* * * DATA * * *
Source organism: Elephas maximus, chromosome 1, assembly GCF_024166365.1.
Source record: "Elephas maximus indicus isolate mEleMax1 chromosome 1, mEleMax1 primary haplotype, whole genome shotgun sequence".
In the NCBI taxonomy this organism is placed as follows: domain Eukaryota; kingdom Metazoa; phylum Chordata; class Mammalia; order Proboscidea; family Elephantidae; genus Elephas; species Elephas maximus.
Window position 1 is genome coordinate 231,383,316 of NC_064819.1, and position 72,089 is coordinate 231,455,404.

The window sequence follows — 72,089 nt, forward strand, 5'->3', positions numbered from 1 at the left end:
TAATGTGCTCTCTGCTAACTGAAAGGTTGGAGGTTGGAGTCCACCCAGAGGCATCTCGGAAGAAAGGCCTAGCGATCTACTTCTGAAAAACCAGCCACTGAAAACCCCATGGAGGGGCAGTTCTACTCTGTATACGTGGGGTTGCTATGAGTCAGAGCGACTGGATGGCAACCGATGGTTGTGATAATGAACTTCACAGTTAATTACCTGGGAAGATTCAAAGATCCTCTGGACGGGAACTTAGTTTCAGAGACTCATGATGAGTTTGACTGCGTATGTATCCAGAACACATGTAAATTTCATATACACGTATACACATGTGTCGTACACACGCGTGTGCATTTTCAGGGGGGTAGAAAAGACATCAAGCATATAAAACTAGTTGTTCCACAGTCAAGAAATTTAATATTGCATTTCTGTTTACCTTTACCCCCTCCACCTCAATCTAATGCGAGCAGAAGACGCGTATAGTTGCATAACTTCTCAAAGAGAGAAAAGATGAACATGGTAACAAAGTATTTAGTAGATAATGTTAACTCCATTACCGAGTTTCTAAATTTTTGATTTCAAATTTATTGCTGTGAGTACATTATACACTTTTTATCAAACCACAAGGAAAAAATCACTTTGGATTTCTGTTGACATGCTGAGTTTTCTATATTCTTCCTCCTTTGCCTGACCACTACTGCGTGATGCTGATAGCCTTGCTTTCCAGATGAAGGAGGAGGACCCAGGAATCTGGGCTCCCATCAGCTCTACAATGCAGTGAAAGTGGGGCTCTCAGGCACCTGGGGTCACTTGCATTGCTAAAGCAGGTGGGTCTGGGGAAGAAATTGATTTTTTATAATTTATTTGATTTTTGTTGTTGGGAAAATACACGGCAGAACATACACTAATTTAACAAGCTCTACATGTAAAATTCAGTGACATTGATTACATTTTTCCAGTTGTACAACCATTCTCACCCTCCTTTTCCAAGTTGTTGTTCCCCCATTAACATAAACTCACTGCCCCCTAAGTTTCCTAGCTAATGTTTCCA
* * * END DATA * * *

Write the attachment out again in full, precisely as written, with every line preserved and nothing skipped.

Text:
Source organism: Elephas maximus, chromosome 1, assembly GCF_024166365.1.
Source record: "Elephas maximus indicus isolate mEleMax1 chromosome 1, mEleMax1 primary haplotype, whole genome shotgun sequence".
In the NCBI taxonomy this organism is placed as follows: domain Eukaryota; kingdom Metazoa; phylum Chordata; class Mammalia; order Proboscidea; family Elephantidae; genus Elephas; species Elephas maximus.
Window position 1 is genome coordinate 231,383,316 of NC_064819.1, and position 72,089 is coordinate 231,455,404.

The window sequence follows — 72,089 nt, forward strand, 5'->3', positions numbered from 1 at the left end:
TAATGTGCTCTCTGCTAACTGAAAGGTTGGAGGTTGGAGTCCACCCAGAGGCATCTCGGAAGAAAGGCCTAGCGATCTACTTCTGAAAAACCAGCCACTGAAAACCCCATGGAGGGGCAGTTCTACTCTGTATACGTGGGGTTGCTATGAGTCAGAGCGACTGGATGGCAACCGATGGTTGTGATAATGAACTTCACAGTTAATTACCTGGGAAGATTCAAAGATCCTCTGGACGGGAACTTAGTTTCAGAGACTCATGATGAGTTTGACTGCGTATGTATCCAGAACACATGTAAATTTCATATACACGTATACACATGTGTCGTACACACGCGTGTGCATTTTCAGGGGGGTAGAAAAGACATCAAGCATATAAAACTAGTTGTTCCACAGTCAAGAAATTTAATATTGCATTTCTGTTTACCTTTACCCCCTCCACCTCAATCTAATGCGAGCAGAAGACGCGTATAGTTGCATAACTTCTCAAAGAGAGAAAAGATGAACATGGTAACAAAGTATTTAGTAGATAATGTTAACTCCATTACCGAGTTTCTAAATTTTTGATTTCAAATTTATTGCTGTGAGTACATTATACACTTTTTATCAAACCACAAGGAAAAAATCACTTTGGATTTCTGTTGACATGCTGAGTTTTCTATATTCTTCCTCCTTTGCCTGACCACTACTGCGTGATGCTGATAGCCTTGCTTTCCAGATGAAGGAGGAGGACCCAGGAATCTGGGCTCCCATCAGCTCTACAATGCAGTGAAAGTGGGGCTCTCAGGCACCTGGGGTCACTTGCATTGCTAAAGCAGGTGGGTCTGGGGAAGAAATTGATTTTTTATAATTTATTTGATTTTTGTTGTTGGGAAAATACACGGCAGAACATACACTAATTTAACAAGCTCTACATGTAAAATTCAGTGACATTGATTACATTTTTCCAGTTGTACAACCATTCTCACCCTCCTTTTCCAAGTTGTTGTTCCCCCATTAACATAAACTCACTGCCCCCTAAGTTTCCTAGCTAATGTTTCCA